Word Usage: Five minutes a day (NOT five minutes per day). What is the difference between "a" and "per"?

Vee T Vee T (2) on 29/08/14

Below is an excerpt from a book:

"Revise for short periods but do it often. Five minutes a day (NOT five minutes per day)"

Why can't we use "per"? What is the difference between "a" and "per"?



Both are correct: I prefer "a day" to per day.




Without more context I have no idea why the author of the book makes it sound like "times a day" is different in meaning from "times per day". In my English (SE Pennsylvania) they mean the same. In normal, everyday usage "a day" is more common. Maybe the author, simply means to say that an English language learner should learn to use "a day", because it is more normal, common usage than "per day".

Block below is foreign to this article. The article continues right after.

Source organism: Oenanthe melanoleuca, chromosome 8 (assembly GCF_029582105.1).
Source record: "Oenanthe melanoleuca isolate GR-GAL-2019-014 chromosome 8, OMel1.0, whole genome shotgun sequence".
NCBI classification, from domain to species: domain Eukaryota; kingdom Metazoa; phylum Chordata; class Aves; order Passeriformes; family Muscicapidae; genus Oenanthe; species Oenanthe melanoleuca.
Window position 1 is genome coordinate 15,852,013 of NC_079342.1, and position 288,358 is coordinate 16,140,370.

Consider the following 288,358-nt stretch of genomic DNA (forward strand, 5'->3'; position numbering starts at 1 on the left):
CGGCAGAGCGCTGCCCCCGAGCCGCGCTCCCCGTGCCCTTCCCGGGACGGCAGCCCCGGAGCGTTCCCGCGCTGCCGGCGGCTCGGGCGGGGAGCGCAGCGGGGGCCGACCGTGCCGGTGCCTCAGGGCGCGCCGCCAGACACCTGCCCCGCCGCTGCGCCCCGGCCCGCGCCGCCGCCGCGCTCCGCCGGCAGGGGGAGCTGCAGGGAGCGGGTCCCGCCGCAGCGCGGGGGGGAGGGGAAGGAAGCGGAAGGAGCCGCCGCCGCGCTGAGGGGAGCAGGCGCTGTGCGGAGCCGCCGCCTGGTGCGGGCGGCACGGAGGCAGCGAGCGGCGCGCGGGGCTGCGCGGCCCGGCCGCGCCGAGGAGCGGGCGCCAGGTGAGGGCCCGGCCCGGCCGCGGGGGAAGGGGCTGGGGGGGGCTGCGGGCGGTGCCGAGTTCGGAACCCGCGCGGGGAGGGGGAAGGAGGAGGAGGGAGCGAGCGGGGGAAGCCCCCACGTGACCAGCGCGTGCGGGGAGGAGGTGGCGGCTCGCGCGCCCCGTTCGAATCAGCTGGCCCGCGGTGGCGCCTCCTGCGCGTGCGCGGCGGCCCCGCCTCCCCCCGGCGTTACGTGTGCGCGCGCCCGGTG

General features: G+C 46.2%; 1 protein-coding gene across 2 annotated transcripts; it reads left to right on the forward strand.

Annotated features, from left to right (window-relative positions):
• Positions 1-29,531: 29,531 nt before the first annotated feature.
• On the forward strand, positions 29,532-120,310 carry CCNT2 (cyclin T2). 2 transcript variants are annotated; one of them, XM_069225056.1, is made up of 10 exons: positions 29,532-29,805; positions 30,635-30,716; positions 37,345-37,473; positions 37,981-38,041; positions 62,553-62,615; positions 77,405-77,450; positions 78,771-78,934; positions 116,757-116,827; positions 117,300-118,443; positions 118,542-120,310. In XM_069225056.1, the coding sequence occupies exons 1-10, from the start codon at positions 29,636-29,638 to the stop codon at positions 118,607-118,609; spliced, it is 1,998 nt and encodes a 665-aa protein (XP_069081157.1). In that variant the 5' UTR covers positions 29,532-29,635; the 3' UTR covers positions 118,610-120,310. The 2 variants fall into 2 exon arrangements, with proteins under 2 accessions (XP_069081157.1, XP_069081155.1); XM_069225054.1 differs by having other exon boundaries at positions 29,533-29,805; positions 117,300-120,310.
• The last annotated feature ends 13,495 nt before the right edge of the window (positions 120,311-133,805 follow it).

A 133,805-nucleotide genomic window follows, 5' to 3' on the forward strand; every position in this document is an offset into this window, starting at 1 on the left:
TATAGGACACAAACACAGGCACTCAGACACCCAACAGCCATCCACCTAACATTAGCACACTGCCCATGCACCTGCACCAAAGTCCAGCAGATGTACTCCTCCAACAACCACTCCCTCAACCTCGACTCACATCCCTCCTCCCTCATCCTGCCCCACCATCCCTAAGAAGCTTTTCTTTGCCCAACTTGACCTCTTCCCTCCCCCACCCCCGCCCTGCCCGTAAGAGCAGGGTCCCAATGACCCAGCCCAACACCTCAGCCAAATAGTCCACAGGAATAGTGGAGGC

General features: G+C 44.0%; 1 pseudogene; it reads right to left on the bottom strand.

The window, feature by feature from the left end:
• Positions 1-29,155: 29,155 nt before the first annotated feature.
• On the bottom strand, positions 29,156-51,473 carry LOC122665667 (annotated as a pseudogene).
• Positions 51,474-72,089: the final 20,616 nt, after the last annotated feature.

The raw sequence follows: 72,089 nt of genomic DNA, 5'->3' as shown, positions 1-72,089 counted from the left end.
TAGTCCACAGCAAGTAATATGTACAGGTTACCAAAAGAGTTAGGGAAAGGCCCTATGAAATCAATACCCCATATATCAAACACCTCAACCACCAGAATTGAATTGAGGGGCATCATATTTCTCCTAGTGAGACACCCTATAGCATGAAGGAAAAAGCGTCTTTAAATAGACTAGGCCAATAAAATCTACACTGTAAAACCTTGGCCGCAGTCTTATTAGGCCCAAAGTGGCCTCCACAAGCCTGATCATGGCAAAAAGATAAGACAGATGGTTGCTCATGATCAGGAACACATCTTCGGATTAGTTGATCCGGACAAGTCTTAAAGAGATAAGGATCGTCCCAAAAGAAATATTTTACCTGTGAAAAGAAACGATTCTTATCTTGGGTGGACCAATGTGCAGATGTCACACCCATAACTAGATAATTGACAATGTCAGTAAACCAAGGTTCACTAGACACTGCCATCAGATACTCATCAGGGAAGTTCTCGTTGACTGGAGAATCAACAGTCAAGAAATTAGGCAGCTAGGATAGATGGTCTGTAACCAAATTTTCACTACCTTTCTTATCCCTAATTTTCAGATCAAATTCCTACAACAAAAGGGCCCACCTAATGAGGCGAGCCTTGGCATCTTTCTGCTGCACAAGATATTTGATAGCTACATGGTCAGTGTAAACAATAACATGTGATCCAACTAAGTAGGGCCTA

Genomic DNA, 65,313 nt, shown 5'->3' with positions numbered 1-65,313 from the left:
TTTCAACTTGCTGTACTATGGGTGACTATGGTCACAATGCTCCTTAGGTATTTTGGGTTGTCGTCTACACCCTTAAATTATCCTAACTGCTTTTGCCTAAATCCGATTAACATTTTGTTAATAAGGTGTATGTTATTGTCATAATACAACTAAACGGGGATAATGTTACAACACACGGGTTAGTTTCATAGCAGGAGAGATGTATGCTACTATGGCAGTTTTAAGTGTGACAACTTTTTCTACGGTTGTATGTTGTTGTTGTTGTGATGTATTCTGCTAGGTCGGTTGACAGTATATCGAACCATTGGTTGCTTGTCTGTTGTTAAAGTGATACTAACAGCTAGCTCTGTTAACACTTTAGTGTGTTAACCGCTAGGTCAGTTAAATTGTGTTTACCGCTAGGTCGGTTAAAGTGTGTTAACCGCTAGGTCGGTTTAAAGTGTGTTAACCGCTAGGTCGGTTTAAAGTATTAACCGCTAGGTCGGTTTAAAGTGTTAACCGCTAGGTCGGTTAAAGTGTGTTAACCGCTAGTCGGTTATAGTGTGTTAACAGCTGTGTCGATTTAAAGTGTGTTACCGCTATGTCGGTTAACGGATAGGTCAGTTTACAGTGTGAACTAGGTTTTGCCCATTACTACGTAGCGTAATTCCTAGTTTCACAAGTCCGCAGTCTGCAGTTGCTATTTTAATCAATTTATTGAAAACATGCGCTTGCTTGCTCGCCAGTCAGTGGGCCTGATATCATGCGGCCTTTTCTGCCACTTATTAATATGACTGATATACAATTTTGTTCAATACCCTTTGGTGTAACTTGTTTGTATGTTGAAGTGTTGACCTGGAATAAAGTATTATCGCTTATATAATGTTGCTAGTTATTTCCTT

I'd have to think about it a litte more, but I think I use "per" with time expressions when measuring frequencies: rotations per minute, miles per hour, but use "a" when just talking about frequency of events, but not measuring anything: He visits his grandmother twice a year. We eat beans three times a week. I might do some mathematical calculations with the rpm and mph frequency measurements, but not with the visiting and eating frequency references.




I agree with Paul. "a day" sounds much better.

I would only use "per day" in calculations or if I'm reporting statistics. For example:

- 100,000 commuters per day.

- 1000 births per hour x 24 hours per day = 24,000 births per day.



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